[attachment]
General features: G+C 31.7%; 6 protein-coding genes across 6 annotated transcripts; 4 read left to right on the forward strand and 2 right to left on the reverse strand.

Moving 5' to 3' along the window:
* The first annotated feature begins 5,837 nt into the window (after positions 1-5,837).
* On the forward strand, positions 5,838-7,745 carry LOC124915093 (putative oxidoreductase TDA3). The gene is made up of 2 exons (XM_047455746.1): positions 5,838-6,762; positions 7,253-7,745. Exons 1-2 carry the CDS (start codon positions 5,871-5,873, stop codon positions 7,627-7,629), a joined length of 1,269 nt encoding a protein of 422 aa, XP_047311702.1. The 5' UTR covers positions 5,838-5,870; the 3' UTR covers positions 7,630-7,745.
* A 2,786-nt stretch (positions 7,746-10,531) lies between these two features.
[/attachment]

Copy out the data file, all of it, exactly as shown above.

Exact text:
General features: G+C 31.7%; 6 protein-coding genes across 6 annotated transcripts; 4 read left to right on the forward strand and 2 right to left on the reverse strand.

Moving 5' to 3' along the window:
* The first annotated feature begins 5,837 nt into the window (after positions 1-5,837).
* On the forward strand, positions 5,838-7,745 carry LOC124915093 (putative oxidoreductase TDA3). The gene is made up of 2 exons (XM_047455746.1): positions 5,838-6,762; positions 7,253-7,745. Exons 1-2 carry the CDS (start codon positions 5,871-5,873, stop codon positions 7,627-7,629), a joined length of 1,269 nt encoding a protein of 422 aa, XP_047311702.1. The 5' UTR covers positions 5,838-5,870; the 3' UTR covers positions 7,630-7,745.
* A 2,786-nt stretch (positions 7,746-10,531) lies between these two features.